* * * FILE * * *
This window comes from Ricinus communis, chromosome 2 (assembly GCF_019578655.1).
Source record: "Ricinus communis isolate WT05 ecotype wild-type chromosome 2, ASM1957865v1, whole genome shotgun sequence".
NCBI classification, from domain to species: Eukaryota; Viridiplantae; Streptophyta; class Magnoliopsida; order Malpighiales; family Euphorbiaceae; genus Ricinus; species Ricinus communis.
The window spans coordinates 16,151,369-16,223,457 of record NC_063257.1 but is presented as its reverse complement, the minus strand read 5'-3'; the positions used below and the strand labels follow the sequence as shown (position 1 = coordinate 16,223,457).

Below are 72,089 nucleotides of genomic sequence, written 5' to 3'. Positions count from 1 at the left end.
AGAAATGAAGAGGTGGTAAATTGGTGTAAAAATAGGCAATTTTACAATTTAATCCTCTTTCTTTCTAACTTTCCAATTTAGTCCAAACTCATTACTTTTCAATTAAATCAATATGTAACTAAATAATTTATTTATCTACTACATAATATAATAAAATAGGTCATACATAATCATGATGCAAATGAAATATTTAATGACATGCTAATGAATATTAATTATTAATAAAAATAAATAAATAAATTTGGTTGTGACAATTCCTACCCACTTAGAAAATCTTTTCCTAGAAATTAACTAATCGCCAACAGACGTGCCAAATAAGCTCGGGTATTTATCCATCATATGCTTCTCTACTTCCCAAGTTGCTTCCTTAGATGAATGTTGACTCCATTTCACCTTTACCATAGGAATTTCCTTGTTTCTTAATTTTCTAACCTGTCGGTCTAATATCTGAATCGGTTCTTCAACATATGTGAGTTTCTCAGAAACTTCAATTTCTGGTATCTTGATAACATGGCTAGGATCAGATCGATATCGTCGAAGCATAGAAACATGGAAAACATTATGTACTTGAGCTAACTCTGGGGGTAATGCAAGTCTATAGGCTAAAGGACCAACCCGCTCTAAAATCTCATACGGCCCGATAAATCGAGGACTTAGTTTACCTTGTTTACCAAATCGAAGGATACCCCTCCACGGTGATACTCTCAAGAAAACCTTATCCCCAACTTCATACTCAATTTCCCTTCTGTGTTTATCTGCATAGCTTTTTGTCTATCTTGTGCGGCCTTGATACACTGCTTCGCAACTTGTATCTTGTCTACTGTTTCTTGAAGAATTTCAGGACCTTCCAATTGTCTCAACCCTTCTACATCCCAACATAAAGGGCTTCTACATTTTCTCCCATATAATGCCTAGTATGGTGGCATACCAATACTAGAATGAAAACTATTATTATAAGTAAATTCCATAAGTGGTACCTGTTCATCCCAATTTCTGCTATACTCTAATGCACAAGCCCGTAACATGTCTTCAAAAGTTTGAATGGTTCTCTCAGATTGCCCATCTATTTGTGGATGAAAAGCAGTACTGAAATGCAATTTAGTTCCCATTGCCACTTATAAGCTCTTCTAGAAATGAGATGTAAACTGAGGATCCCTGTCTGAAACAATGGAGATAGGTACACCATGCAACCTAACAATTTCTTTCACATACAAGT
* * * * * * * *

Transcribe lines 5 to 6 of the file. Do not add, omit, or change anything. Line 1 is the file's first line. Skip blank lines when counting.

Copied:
Below are 72,089 nucleotides of genomic sequence, written 5' to 3'. Positions count from 1 at the left end.
AGAAATGAAGAGGTGGTAAATTGGTGTAAAAATAGGCAATTTTACAATTTAATCCTCTTTCTTTCTAACTTTCCAATTTAGTCCAAACTCATTACTTTTCAATTAAATCAATATGTAACTAAATAATTTATTTATCTACTACATAATATAATAAAATAGGTCATACATAATCATGATGCAAATGAAATATTTAATGACATGCTAATGAATATTAATTATTAATAAAAATAAATAAATAAATTTGGTTGTGACAATTCCTACCCACTTAGAAAATCTTTTCCTAGAAATTAACTAATCGCCAACAGACGTGCCAAATAAGCTCGGGTATTTATCCATCATATGCTTCTCTACTTCCCAAGTTGCTTCCTTAGATGAATGTTGACTCCATTTCACCTTTACCATAGGAATTTCCTTGTTTCTTAATTTTCTAACCTGTCGGTCTAATATCTGAATCGGTTCTTCAACATATGTGAGTTTCTCAGAAACTTCAATTTCTGGTATCTTGATAACATGGCTAGGATCAGATCGATATCGTCGAAGCATAGAAACATGGAAAACATTATGTACTTGAGCTAACTCTGGGGGTAATGCAAGTCTATAGGCTAAAGGACCAACCCGCTCTAAAATCTCATACGGCCCGATAAATCGAGGACTTAGTTTACCTTGTTTACCAAATCGAAGGATACCCCTCCACGGTGATACTCTCAAGAAAACCTTATCCCCAACTTCATACTCAATTTCCCTTCTGTGTTTATCTGCATAGCTTTTTGTCTATCTTGTGCGGCCTTGATACACTGCTTCGCAACTTGTATCTTGTCTACTGTTTCTTGAAGAATTTCAGGACCTTCCAATTGTCTCAACCCTTCTACATCCCAACATAAAGGGCTTCTACATTTTCTCCCATATAATGCCTAGTATGGTGGCATACCAATACTAGAATGAAAACTATTATTATAAGTAAATTCCATAAGTGGTACCTGTTCATCCCAATTTCTGCTATACTCTAATGCACAAGCCCGTAACATGTCTTCAAAAGTTTGAATGGTTCTCTCAGATTGCCCATCTATTTGTGGATGAAAAGCAGTACTGAAATGCAATTTAGTTCCCATTGCCACTTATAAGCTCTTCTAGAAATGAGATGTAAACTGAGGATCCCTGTCTGAAACAATGGAGATAGGTACACCATGCAACCTAACAATTTCTTTCACATACAAGT